# “Biden Trump Grows National Debt by 11% in Two Years”

This is a corrected title of a mendacious (and typically statistically incompetent) article by Craig Eyermann in an Independent Institute blogpost (previously highlighted as Ironman of PoliticalCalculations). He writes:

After two years in power, President Joe Biden doesn’t have many positive accomplishments to brag about.

…

But while his economic legacy is not shaping up to be a good one, he has given Americans one enduring legacy. He’s grown the U.S. national debt by 11% in the two years he has occupied the Oval Office. That is really saying something because the national debt was already $27.76 Trillion on the day he was sworn in.

Mr. Eyermann’s title is, as far as I can tell, wrong. According to the Treasury Department’s Bureau of the Debt (accessed on 3/8/2023), on January 20, 2023, gross federal debt was $31454980005742.4, and on January 20, 2021, it was $27751896236414.7. Using excel (so as to ensure no mistyping errors), I find the change in the two years to be $3703083769327.70, and not $3,695,343,467,324.62 (as indicated in the PoliticalCalculations blogpost he references). Since the January 20, 2023 number matches my figure, and the figure in the Treasury website, I can only conclude that he made a subtraction mistake. He also made a mistake in calculating the percentage growth rate. I obtain 13.3% (and not 11%) change. My advice – don’t trust the math in Independent Institute pieces.

But there’s actually a bigger problem with Mr. Eyermann’s calculations. First, there’s no context in terms of what others have done in their first two years. In the two years going from January 20, 2017 to January 20, 2019*, gross federal debt rose by 11.7% – during a time of buoyant growth (January 2019 predates the pandemic by more than a year– take the two last years of Trump and it’s a blowout at 34.4%).

Second, we would probably want to think about the debt burden normalizing by something. One way to do that is to look at the debt to potential GDP ratio. Then, we have the following comparison (where I’m using end-of-month debt figures now).

**Figure 1:** Gross federal debt in billions of $, end of month (blue, left scale), and gross federal debt in percentage points of potential GDP (red, right scale). Numbers attached to black arrows denote changes over 2 years. Quarterly estimates of potential GDP converted to monthly using quadratic interpolation procedure in EViews. Orange shading denotes Trump administration. Source: Dallas Fed, CBO, and author’s calculations.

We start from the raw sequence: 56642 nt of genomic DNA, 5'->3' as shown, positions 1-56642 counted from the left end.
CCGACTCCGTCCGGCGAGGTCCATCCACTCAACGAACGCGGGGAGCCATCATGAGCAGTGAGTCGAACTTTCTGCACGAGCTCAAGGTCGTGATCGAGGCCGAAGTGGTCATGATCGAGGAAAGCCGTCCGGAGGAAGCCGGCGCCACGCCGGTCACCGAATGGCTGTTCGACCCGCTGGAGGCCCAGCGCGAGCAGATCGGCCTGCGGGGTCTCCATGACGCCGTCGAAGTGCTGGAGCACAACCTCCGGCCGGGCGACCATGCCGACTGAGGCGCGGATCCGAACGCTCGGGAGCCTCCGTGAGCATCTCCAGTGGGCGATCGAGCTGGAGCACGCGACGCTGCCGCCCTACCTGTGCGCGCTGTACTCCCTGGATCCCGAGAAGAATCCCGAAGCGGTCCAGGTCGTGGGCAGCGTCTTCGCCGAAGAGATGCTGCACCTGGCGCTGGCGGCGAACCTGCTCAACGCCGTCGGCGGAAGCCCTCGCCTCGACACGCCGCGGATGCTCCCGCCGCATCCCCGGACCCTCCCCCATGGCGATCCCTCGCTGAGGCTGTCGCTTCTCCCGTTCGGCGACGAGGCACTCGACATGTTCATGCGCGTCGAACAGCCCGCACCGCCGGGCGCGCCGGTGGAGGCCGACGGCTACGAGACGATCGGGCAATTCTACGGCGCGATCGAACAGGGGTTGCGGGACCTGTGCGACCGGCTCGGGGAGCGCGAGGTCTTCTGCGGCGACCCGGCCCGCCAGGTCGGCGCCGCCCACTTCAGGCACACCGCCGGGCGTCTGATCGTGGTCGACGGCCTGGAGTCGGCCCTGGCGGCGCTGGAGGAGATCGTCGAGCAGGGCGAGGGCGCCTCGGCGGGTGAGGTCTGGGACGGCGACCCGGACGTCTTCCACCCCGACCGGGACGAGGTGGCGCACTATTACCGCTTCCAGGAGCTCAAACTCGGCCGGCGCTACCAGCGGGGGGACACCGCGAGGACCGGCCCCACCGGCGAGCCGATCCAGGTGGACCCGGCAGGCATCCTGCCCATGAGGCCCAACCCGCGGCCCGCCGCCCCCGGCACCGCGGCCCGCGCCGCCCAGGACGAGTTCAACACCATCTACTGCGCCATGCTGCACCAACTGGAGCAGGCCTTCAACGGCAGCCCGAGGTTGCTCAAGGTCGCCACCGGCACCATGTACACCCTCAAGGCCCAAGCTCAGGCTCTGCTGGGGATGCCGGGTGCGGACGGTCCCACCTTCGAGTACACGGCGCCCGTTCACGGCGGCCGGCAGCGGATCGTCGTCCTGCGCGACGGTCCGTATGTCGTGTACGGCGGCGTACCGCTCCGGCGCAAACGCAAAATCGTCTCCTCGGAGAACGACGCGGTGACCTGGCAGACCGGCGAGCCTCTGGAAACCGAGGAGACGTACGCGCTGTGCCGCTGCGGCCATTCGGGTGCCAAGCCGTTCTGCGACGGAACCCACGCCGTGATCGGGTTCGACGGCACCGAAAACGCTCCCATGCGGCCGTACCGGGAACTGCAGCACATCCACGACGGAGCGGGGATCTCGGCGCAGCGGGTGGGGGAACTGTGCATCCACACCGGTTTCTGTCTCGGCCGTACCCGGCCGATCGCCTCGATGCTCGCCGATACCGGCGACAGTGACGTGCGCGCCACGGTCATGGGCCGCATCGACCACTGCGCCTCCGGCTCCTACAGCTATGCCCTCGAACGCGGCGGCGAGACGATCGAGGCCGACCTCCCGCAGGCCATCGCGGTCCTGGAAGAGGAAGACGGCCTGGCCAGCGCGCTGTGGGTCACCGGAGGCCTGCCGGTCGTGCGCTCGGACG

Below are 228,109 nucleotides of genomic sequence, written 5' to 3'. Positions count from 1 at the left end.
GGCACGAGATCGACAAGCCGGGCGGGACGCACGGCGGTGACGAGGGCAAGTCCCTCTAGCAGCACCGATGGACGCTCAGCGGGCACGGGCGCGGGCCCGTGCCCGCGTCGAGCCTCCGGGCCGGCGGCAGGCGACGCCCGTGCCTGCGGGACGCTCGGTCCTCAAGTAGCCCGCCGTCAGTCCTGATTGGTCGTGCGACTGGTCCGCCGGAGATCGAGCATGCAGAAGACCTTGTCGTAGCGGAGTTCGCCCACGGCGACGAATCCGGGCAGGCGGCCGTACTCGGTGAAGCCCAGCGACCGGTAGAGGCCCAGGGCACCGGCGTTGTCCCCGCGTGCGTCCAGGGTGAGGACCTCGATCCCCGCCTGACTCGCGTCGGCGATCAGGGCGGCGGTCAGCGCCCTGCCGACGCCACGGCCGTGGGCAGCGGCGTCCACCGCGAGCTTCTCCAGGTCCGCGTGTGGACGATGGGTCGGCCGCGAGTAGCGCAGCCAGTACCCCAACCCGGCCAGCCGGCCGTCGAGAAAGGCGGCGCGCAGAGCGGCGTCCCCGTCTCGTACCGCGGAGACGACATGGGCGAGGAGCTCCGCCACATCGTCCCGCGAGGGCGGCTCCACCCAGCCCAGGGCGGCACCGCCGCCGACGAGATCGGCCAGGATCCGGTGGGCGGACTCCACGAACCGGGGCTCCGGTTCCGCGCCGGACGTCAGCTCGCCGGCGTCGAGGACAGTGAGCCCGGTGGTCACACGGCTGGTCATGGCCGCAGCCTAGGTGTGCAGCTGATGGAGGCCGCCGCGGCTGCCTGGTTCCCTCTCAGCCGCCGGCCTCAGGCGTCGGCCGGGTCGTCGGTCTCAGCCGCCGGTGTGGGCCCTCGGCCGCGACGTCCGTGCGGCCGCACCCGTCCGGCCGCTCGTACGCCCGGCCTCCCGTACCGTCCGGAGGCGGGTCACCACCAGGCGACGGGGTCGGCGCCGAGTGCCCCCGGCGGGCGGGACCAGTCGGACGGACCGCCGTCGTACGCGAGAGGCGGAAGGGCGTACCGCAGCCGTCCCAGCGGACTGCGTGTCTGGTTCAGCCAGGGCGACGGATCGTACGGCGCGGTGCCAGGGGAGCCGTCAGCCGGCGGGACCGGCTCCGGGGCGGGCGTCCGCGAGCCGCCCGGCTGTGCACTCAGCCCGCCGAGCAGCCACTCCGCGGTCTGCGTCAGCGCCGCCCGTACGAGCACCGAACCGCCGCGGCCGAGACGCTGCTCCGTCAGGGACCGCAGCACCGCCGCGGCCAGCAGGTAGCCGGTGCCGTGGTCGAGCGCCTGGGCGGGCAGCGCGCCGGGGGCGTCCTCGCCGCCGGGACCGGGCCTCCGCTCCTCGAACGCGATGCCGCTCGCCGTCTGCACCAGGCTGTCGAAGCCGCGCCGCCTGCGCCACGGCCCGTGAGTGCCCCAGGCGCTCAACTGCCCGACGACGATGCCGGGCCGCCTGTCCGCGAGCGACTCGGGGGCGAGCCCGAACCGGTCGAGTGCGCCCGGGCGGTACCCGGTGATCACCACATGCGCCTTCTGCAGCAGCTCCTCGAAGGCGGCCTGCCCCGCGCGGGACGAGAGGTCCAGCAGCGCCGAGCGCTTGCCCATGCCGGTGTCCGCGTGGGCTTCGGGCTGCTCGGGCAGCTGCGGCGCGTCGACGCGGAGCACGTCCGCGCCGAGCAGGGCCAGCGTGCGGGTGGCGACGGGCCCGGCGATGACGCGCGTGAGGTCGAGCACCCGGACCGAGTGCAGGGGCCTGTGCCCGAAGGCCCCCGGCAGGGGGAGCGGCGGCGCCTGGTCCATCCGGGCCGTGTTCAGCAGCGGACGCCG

While gross federal debt rose by 13.2% by January 2023 (using end-of-month data), as a share of potential GDP, it *fell* by 3.7 percentage points.

Gross federal debt includes intra-government holdings (so debt that Social Security trust fund holds, for instance). A more appropriate series to look at is debt held by the public (FRED series FYGFDPUN). I don’t have this series on a monthly basis, but I have marketable federal debt, which over the past two decades moves very closely with FYGFDPUN at the quarterly frequency (see Figure 4). Here’s the analogous graph using marketable debt.

**Figure 2:** Marketable federal debt in billions of $, end of month (blue, left scale), and marketable federal debt in percentage points of potential GDP (red, right scale). Numbers attached to black arrows denote changes over 2 years. Quarterly estimates of potential GDP converted to monthly using quadratic interpolation procedure in EViews. Orange shading denotes Trump administration. Source: Dallas Fed, CBO, and author’s calculations.

While nominal marketable debt rose by 15.5%, as a share of potential GDP it fell by almost a percentage point.

In terms of assessing debt burden, one might want to use the market — rather than par — value of debt. The par value represents the interest rate at issue, while market value represents the interest rate prevailing at the time of observation. Using the market values of marketable debt (roughly, debt held by the public), we have the following picture.

**Figure 3:** Marketable federal debt at market value in billions of $, end of month (blue, left scale), and marketable federal debt at market value in percentage points of potential GDP (red, right scale). Numbers attached to black arrows denote changes over 2 years. Quarterly estimates of potential GDP converted to monthly using quadratic interpolation procedure in EViews. Orange shading denotes Trump administration. Source: Dallas Fed, CBO, and author’s calculations.

In other words, the Trump administration ramped up debt to potential GDP in a period of economic boom, and was a true fiscal profligate *even before the Covid response.*

Other analyses by Mr. Eyermann, regarding the definition of externalities, what metrics are most useful for tracking state level economic activity, time series econometrics, adding/subtracting chain-weighted volumes I, adding/subtracting chain-weighted volumes II, and reporting nominal vs. real magnitudes.

* Appendix:* Comparison of Marketable Federal debt and Federal debt held by public.

**Figure 4:** Marketable federal debt (blue), federal debt held by public, FRED series FYGFDPUN (tan),in billions of $, end of quarter. Orange shading denotes Trump administration. Source: Dallas Fed, CBO, and author’s calculations.

* Actually refers to average of January 18 and January 22, 2019, since no data reported for January 20.

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